It will really depend on the story itself, the tone of it, how you present the story. The Lord of the Rings, for example, has a 'diverse' fantasy cast and no religion.
It depends on the contract you set up with the reader.
You may have readers asking if your characters believe in God. (I had readers that asked me that.) This is a normal thing to wonder about, as a reader. Clearly, since you have no religion mentioned in your story at the moment, it is an aspect of diversity that you aren't addressing with this book. At least, not yet. If readers aren't asking about religion, and if you feel your book has enough focus on the elements you wish to address without bringing in religion, then don't sweat it. But if readers are asking about it, then something in the book is causing them to wonder. In that case, you have a few choices, not limited to:
~ Set the contract so that you are making it clear religion isn't part of the story, at all. It will be completely absent. Have a character say something early on, about the world not caring about religion anymore, or something like this. If a character makes it clear for the reader to not expect religion, the reader is far more likely to accept those terms for the story.
~ If religion is still a part of the culture, but not within your story, you could nod to the reader with a simple few lines early on--Perhaps they are passing a mosque/temple/church/etc and one character off-handedly says 'I haven't gone in years.' I think that's enough to say to the reader, 'yeah, there's religion in the world but not in the story.'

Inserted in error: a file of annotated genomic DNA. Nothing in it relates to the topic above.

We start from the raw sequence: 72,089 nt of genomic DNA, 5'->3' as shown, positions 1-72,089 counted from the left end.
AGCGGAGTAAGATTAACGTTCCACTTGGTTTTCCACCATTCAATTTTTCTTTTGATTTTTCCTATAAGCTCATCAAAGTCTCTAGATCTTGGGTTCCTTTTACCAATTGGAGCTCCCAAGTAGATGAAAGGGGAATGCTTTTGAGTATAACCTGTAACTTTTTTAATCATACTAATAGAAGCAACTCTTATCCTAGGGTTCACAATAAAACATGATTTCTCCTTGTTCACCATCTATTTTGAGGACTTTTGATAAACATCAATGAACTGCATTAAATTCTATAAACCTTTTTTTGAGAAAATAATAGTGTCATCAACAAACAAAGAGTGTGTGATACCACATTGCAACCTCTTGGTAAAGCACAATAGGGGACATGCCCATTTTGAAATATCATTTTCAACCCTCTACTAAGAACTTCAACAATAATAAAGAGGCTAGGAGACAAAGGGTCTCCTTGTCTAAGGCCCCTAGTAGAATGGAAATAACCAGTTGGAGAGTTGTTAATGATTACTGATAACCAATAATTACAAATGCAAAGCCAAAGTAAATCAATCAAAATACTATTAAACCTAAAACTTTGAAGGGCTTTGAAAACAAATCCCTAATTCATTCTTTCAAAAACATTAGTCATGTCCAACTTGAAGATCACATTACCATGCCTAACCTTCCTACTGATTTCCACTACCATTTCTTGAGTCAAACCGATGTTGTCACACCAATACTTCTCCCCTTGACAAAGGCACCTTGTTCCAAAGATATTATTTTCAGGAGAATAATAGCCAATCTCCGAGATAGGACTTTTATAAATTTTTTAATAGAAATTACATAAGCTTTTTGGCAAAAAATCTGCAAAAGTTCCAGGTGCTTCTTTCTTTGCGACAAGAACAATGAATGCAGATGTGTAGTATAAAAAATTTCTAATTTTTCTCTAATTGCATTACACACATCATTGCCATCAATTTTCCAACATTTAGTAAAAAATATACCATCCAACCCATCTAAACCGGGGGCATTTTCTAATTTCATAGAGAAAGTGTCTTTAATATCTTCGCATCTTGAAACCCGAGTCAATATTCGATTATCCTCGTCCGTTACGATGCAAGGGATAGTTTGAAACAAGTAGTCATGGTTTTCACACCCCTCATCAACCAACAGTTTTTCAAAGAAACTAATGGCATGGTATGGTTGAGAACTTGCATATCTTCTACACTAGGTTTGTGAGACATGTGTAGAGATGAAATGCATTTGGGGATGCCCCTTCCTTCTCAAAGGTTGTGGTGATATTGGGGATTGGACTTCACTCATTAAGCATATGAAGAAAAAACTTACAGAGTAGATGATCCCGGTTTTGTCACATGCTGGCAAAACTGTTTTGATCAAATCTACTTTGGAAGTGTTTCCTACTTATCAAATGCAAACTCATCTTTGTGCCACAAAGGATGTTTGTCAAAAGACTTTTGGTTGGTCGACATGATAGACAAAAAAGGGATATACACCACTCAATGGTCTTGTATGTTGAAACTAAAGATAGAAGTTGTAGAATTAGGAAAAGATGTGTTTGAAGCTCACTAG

~ Decide for yourself if your characters are religious, and if so how that shapes them as individuals. Maybe one is agnostic, and only prays in times of stress, for example, and maybe another is superstitious and maybe another is a militant atheist who becomes angry if the topic comes up. If you want to add religion as a sub-thread throughout your story, decide these things and in revision drafts, allow the religious beliefs to come through.
In my opinion, from what I have seen, most novice drafts (including my own, but not all) can benefit from more depth which means subplots or deeper characterization. It's up to you to decide where to go with this. But stories are not real life, and they don't chronicle real life. They are reflections of real life. We experience them within our minds, which are not the same as our external worlds. We want to understand our own lives, their messy complexity, but when we try to understand our lives we do it a couple pieces at a time. You are allowed to have whatever cast you like and whatever elements you like. (For example, have you included the diversity of dietary beliefs and behaviors among your characters? The diversity of wealth and opportunity? The diversity of educational opportunity and attainment? Political beliefs? Health issues? Ages? And so on.)
Although the readers' experience is of supreme importance, and you do need to pay attention to it, the important thing up front is to define the contract to the terms you are offering. And write a good story.